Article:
Sea Spirits

Meditations on the stories nature tells in metaphor
Sea Spirits by Dewitt Jones

I'm a hopeless romantic, but the more intently I look, the more stories nature has to tell …

Walking the tideline, barefoot on the tumbled stripe between water and sand, camera over my shoulder. No wind. Hardly a ripple over the vastness of the ocean. Hardly a ripple, except here at the edge, where waves suddenly materialize as if from nowhere.

In effortless, endless succession they come. Effortless … endless … succession. I close my eyes and fill with a great calmness. Why is it so soothing to stand here? Effortless … endless … succession.

When my eyes open, the sea is gone. In its place is a vision of the collective spirit. In this liquid metaphor before me travel incalculable individual resonances, inestimable waves within the sea itself. On the surface, it is calm. Those waves of spirit — strong, deep and prolific — can be seen only on the edges, the tidelines, the places where spirit and matter touch. Here individual resonances are pushed to the surface, concentrated, and their form becomes visible. They curl onto the shore of life, full of power and energy. They hurl themselves headlong upon the sand.

From the point of view of those on the beach, they eventually dissipate and die. From the point of view of the great spirit sea, however, they merely change direction. We can see it if we look. There, sliding underneath the new incoming wave! The old wave, heading out again, setting off on another journey, searching for another edge where it might again take form.

Some of you are saying, "Wait a minute! The wave loses power as it hits the beach. What little goes back may never have the energy to make it to another shore." I answer, "Hey, this is metaphor, not mentation; symbol, not science. Noetic knowledge, not to be proved, but to be felt. Besides, in my metaphor, there's no friction anyway. Back to the beach ...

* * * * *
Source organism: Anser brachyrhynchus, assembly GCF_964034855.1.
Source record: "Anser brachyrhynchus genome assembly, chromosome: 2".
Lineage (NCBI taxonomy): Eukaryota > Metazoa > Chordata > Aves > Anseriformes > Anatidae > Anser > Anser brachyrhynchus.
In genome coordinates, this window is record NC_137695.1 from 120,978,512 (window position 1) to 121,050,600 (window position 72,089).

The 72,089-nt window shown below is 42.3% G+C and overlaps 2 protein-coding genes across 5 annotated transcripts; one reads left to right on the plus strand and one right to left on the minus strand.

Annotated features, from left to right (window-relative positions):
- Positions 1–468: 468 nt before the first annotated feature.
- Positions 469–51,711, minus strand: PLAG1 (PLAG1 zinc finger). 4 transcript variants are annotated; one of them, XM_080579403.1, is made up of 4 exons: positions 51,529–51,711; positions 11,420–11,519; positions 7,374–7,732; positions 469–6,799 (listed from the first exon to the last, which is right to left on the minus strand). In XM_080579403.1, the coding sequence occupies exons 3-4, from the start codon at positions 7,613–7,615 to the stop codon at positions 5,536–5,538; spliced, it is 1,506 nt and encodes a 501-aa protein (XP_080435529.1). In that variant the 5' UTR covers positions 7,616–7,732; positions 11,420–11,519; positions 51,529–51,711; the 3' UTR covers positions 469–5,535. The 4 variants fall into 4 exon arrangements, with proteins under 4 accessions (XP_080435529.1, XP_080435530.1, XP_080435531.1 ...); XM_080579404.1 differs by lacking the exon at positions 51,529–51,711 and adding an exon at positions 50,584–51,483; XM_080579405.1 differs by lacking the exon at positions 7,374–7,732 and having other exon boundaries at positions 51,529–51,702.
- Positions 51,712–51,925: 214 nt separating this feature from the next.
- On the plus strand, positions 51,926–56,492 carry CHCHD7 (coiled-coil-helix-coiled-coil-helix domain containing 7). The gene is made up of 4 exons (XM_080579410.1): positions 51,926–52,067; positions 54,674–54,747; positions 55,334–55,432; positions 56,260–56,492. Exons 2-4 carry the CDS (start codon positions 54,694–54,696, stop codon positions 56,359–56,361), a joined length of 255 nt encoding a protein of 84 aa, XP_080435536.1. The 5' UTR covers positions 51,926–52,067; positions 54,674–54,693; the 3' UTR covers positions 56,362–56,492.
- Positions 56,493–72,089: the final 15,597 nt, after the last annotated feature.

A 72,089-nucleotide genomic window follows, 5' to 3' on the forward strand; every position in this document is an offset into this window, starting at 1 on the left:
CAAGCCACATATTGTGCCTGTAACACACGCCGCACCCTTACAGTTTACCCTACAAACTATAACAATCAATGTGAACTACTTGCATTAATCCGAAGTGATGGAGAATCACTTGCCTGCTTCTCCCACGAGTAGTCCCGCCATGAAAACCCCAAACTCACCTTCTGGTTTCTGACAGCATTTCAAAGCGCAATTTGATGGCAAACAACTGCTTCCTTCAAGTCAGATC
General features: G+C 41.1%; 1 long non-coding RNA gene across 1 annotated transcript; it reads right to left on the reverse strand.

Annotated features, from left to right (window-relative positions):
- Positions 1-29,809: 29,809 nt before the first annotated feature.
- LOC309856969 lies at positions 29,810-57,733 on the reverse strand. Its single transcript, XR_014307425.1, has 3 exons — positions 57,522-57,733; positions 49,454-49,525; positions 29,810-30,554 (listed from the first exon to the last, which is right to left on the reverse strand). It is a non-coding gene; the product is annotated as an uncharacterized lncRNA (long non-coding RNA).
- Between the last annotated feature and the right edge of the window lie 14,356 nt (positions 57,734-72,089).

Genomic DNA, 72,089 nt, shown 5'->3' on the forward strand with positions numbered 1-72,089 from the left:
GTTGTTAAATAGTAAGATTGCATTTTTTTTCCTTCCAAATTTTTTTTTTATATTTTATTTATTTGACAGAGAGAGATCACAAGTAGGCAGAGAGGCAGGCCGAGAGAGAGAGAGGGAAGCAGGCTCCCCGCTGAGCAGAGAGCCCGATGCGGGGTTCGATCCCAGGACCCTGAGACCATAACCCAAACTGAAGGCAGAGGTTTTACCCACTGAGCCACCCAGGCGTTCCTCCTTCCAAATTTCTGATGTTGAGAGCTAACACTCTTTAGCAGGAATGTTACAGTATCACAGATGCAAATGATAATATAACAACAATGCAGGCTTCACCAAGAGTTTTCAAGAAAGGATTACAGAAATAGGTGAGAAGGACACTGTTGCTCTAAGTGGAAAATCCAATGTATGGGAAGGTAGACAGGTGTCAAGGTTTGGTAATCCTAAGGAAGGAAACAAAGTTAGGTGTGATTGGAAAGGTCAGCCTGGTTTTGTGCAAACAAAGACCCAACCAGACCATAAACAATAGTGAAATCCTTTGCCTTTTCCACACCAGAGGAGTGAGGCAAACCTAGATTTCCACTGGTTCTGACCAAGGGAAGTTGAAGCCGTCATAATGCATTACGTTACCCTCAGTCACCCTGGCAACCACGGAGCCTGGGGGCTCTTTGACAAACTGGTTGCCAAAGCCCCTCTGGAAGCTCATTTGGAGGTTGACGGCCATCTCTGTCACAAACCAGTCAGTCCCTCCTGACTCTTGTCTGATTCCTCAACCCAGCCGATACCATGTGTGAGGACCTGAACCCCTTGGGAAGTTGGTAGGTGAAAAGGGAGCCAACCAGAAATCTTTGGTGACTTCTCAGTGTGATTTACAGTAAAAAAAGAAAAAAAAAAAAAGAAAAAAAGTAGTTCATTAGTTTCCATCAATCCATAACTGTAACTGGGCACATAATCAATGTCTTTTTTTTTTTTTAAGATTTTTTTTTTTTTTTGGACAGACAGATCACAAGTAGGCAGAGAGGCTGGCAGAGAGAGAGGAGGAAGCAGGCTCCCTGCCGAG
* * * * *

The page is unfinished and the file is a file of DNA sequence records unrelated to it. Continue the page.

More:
All that remains is a line of wetness, a damp memory of the wave now seemingly gone, immediately overwhelmed by the next incoming surge. Traces from the very largest waves linger a little longer above the rest, but eventually those memories too sink back into the sand. Beneath the surface, however, even the moisture of the memory returns to the sea.

My heart can hear the waves repeating, "Endlessly, effortlessly. Over and over and over again. No loss, just different forms. Nothing to fear. Nothing to fear."

I love it when I begin to see this way. Listening with my eyes and my heart to the stories nature tells in metaphor. Are they real or just games I play with my mind? As I stand here so peaceful on the tideline, it doesn't matter.

I notice my own breath. Another teacher like the sea. How easily it too rises and falls. Effortless. I'm not really in control. I can momentarily interfere, but I can't stop it.

A friend once taught me the one-breath meditation — everything I needed to know about life encapsulated in one breath: Take it all in, and give it all back.

If I don't let myself take it in; eventually, I expire. Guess that would be living the maxim: "If I'm careful enough, nothing good or bad will ever happen to me." If I take it in but refuse to give it back? Hey, that's: "He who dies with the most toys, is still dead!"

Endless, effortless ebb and flow — like waves on the beach, like lives on the planet, like breath in our lungs. Nothing to do but take it all in, give it all back … and trust.

I pick up my camera. Perhaps I can find a photograph that might hint at this experience. Or maybe it was enough just to let it expose my soul.

Dewitt Jones is one of America’s top professional photographers. Twenty years with National Geographic photographing stories around the globe has earned him the reputation as a world-class photojournalist. As a motion picture director, he had two documentary films nominated for Academy Awards before he was thirty. Dewitt has published nine books including California! and John Muir’s High Sierra. His most recent book, The Nature of Leadership, was created in collaboration with Stephen R. Covey.

2 Comments

    Beautiful image and essay, Dewitt. Both of which define the reason I have admired, appreciated, and respected your talent, honesty, and romantic sensitivity from the first moment I saw and read your imagery and prose in Outdoor Photographer many, many years past. And I also subscribe to your “Celebrate What’s Right” web-site and mailing list. Thank you.

Leave a Reply

Main Menu